Another of these many differences is that, according to Michael Coe and Rex Koontz (Mexico: From the Olmecs to the Aztecs, Thames & Hudson, 2008), the Aztec gods, especially Huitzilipochtli demanded human sacrifice, and another, Tialoc, who demanded the sacrifice of small children on mountain tops to bring rain at the end of the dry season (it was said, the more the children cried, the more rain that fell). In fact, it should be pointed out that human sacrifice was found throughout Mesoamerica and that the practice pre-dates the Aztec arrival in the Valley of Mexico. The Aztec, however, carried out human sacrifice at an unprecedented level—for example, in 1487 the Aztecs reported that they sacrificed 84,400 prisoners over the course of four days. There are some who feel that this is an exaggerated figure, but it is evident that the Aztec sacrificed lots of people and that the world did not end during their reign.
    However, the most striking difference between Book of Mormon and the Aztec in religious matters is that the Aztec gods were bisexual, a combination of the male and female. Still, other than myth and legend, not much is known of Mexico’s history before the rise of the various rival city states following the fall of the Toltec empire beginning in 1150 A.D. Certainly there can be no connection between these three areas upon which Allen so blithely bases his Mesoamerican model.
    It is also quite interesting that the concept of working with metal to fashion ornaments and tools did not originate in Mesoamerica but seems to have diffused into the region sometime in the seventh century from the south—coastal Ecuador, or Peru. Metal working seems to have diffused initially into West Mexico through maritime trade. According to Dorothy Hosler, writing in The Oxford Companion to Archaeology: “These maritime traders primarily transmitted technical knowledge, although they sometimes traded artifacts, which were then copied using local materials.” From West Mexico, metalworking diffused to the east and was present in the Valley of Mexico by the eleventh century. By the time the Aztecs rose to power in the Valley of Mexico (the highlands plateau situated in the area now occupied by Mexico City, and is surrounded by volcanoes and mountains) in the fourteenth century, metalworking was well-established among the Mesoamerican civilizations. The technology of alloying tin or lead with copper was unknown in the Valley of Mexico, so the Aztec metalworkers worked with soft, lustrous metals such as copper, gold, and silver. It is interesting to know that none of these metals were found in the Valley of Mexico and had to be imported from distant areas.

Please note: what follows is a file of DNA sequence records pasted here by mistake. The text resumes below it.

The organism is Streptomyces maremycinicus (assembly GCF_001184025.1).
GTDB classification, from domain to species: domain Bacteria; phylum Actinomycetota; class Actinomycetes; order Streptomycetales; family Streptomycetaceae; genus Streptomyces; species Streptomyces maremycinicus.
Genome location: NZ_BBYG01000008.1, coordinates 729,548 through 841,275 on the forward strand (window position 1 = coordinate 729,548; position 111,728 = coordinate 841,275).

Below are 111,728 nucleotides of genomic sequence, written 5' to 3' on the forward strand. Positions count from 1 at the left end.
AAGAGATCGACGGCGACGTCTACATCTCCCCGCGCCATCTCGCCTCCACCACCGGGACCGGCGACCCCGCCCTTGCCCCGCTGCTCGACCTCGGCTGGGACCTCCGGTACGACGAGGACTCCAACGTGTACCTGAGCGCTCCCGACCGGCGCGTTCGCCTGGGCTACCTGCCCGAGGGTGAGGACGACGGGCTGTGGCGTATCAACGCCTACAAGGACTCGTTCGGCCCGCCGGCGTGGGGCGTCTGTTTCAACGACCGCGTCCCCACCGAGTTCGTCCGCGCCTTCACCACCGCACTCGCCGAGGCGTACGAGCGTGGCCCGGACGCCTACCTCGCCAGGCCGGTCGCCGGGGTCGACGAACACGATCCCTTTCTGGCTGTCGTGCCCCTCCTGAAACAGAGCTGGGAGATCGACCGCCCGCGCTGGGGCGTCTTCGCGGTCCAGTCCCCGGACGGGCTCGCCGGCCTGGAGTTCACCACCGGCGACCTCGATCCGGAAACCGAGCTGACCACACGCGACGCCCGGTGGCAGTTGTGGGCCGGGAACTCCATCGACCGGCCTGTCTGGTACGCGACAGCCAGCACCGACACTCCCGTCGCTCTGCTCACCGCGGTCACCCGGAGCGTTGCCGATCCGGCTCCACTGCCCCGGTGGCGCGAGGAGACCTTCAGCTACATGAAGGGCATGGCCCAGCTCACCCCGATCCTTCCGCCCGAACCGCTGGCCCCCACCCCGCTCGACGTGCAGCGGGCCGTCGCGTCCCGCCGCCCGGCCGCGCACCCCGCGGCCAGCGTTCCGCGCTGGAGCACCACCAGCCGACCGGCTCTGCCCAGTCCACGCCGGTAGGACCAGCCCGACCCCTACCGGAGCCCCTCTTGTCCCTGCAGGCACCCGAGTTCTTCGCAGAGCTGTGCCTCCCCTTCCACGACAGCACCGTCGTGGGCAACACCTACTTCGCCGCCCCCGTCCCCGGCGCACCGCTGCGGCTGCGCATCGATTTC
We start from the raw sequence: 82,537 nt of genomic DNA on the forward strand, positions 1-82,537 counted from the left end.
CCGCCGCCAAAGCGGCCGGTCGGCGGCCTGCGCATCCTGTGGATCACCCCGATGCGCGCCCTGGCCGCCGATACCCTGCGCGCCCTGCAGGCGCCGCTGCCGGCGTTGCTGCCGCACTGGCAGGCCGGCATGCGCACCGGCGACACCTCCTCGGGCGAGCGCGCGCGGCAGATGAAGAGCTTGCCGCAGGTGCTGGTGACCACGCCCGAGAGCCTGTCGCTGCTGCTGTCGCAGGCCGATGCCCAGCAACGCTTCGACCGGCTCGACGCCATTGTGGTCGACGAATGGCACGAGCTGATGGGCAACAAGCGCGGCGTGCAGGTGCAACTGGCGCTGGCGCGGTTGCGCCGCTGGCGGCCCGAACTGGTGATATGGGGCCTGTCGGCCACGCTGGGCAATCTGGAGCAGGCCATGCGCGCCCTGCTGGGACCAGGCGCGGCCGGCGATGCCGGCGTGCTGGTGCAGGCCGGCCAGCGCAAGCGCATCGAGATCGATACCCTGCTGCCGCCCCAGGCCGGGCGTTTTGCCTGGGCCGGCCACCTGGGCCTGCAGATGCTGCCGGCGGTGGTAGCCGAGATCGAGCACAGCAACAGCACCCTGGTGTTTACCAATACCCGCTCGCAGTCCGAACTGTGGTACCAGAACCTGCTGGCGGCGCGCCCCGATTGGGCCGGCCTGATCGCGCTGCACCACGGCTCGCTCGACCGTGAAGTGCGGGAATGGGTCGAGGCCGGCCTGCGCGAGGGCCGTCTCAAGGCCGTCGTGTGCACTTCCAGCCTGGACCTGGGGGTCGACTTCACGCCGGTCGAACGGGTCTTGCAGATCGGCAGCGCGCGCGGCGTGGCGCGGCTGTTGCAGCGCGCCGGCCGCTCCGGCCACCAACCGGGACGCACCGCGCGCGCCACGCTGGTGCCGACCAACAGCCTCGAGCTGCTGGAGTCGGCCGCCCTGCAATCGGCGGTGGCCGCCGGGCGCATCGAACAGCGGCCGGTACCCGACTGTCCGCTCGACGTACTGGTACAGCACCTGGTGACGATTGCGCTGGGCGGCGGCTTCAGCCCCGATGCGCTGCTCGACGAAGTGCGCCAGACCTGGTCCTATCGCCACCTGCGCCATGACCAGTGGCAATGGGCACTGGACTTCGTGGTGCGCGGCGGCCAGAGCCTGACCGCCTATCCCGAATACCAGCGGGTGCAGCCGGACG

Another dissimilarity was in the fact that the Aztec maintained their empire through hard power: through an efficient and well-led army which was constantly waging war. Aztec culture gloried in warfare and warriors with all Aztec men participating in war: even the nobility, the priests, and the merchants fought in the battles. Through valor on the battlefield, commoners could raise their social status and obtain great wealth. Death in battle was regarded as a glorious sacrifice to the war god Huitzilopochtli, and Aztec warriors were dedicated to die in battle.
    Compare this to the Nephite crede: “Now the Nephites were taught to defend themselves against their enemies, even to the shedding of blood if it were necessary; yea, and they were also taught never to give an offense, yea, and never to raise the sword except it were against an enemy, except it were to preserve their lives. And this was their faith, that by so doing God would prosper them in the land, or in other words, if they were faithful in keeping the commandments of God that he would prosper them in the land; yea, warn them to flee, or to prepare for war, according to their danger; And also, that God would make it known unto them whither they should go to defend themselves against their enemies, and by so doing, the Lord would deliver them; and this was the faith of Moroni, and his heart did glory in it; not in the shedding of blood but in doing good, in preserving his people, yea, in keeping the commandments of God, yea, and resisting iniquity” (Alma 48:14-16).
    The point being, that when Allen tries to use the oral traditions, the cultural patterns, and the written history of Mesoamerica to show similarities with the Book of Mormon, he needs to spend a little more time in looking for similarities, rather than dissimilarities. However, one cannot help but wonder what similarities actually exist between Mesoamerica and the Land of Promise of the Book of Mormon. Certainly, nothing on the scale of what Allen suggests. So the question is again, what keeps Mesoamerica floating as a viable model for the Land of Promise of the Book of Mormon?
    There seems to be very little to float such an idea, let alone defend it with pitiful ideas that cannot survive any scrutiny at all.